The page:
(RALEIGH) Attorney General Josh Stein today announced that he has reached an agreement with the ride-sharing company Uber Technologies, Inc. (Uber) to address the company’s one-year delay in reporting a data breach to its affected drivers.
“Data breaches are increasingly becoming a major problem for North Carolinians,” said Attorney General Josh Stein. “Notifying my office and the public allows people to take necessary precautions to protect their information. In failing to do so, Uber put its drivers at risk. I will continue to fight for people’s data privacy, including working to pass the Act to Strengthen Identity Theft Protections, which will further strengthen our state’s laws.”
As part of the nationwide settlement, Uber has agreed to pay $148 million to the states. North Carolina will receive $3,661,800.27. In addition, Uber has agreed to strengthen its corporate governance and data security practices to help prevent a similar occurrence in the future.
North Carolina will provide each Uber driver impacted in state with a $100 payment. Eligible drivers are those drivers whose driver’s license numbers were accessed during the 2016 breach. Some of those drivers may not still be driving for Uber today. A settlement administrator will be appointed to provide notice and payment to eligible drivers. This office will announce details of that process after the effective date of the settlement.
Under the settlement, Uber will be required to:
- Comply with North Carolina data breach and consumer protection law regarding protecting North Carolina residents’ personal information and notifying them in the event of a data breach concerning their personal information;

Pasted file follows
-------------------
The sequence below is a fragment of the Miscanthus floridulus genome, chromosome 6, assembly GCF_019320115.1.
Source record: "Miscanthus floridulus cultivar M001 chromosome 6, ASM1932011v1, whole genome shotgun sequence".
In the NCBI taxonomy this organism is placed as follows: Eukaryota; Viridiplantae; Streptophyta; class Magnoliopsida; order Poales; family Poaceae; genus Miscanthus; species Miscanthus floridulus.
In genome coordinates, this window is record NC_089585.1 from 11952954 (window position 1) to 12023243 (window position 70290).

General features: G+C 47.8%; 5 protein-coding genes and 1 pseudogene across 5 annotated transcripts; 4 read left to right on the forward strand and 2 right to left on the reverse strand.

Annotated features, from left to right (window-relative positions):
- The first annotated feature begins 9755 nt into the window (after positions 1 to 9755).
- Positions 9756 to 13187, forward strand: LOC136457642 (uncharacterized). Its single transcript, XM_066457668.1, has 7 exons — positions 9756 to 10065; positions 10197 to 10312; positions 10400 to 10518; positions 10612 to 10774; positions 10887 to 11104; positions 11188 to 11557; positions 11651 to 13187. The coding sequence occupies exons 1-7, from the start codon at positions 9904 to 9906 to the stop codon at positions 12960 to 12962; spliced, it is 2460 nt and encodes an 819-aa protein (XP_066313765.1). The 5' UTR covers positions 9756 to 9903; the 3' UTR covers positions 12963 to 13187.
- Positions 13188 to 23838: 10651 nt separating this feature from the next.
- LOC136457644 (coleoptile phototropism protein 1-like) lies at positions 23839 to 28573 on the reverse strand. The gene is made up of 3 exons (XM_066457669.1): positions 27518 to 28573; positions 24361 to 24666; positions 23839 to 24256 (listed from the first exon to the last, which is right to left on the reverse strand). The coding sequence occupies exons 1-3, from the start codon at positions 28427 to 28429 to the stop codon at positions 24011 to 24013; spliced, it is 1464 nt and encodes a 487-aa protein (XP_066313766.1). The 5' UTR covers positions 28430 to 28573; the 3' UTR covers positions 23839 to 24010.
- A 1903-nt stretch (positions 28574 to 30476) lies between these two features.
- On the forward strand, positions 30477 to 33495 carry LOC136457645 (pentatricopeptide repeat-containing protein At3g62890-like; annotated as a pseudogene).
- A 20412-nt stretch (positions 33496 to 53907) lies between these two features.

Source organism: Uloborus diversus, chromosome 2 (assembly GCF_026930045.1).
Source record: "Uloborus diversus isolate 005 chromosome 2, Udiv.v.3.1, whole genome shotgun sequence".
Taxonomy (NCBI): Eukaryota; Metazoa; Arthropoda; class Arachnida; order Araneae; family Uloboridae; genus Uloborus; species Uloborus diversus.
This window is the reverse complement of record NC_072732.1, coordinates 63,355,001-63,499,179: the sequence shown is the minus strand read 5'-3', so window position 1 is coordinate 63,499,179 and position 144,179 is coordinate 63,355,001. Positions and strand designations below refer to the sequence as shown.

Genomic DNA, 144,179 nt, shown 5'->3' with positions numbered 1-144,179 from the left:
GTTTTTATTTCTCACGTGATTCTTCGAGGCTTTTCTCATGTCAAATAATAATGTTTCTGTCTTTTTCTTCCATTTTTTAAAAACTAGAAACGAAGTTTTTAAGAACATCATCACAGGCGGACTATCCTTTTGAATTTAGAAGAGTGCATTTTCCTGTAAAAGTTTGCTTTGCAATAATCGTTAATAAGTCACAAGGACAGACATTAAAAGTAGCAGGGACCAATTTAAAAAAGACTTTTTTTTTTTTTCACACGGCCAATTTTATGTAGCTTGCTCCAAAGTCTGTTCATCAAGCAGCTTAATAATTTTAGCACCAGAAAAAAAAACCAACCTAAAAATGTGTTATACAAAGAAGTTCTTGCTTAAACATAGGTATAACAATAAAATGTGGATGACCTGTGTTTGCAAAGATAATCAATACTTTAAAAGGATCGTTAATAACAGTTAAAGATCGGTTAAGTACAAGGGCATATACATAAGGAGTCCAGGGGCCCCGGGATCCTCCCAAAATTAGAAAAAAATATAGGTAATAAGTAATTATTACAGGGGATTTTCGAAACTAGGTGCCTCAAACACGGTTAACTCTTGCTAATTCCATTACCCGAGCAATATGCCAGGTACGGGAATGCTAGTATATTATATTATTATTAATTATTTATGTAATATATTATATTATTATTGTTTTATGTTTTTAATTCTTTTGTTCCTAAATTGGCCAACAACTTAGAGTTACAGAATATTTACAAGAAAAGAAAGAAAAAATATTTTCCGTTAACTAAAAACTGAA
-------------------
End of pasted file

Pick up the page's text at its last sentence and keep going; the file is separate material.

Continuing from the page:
- Take precautions to protect any user data Uber stores on third-party platforms outside of Uber;
- Use strong password policies for its employees to gain access to the Uber network;
- Develop and implement a strong overall data security policy for all data that Uber collects about its users, including assessing potential risks to the security of the data and implementing any additional security measures beyond what Uber is doing to protect the data;
- Hire an outside qualified party to assess Uber’s data security efforts on a regular basis and draft a report with any recommended security improvements. Uber will implement any such security improvement recommendations; and
- Develop and implement a corporate integrity program to ensure that Uber employees can bring any ethics concerns they have about any other Uber employees to the company, and that it will be heard.
All 50 states and the District of Columbia are participating in this multistate agreement with Uber.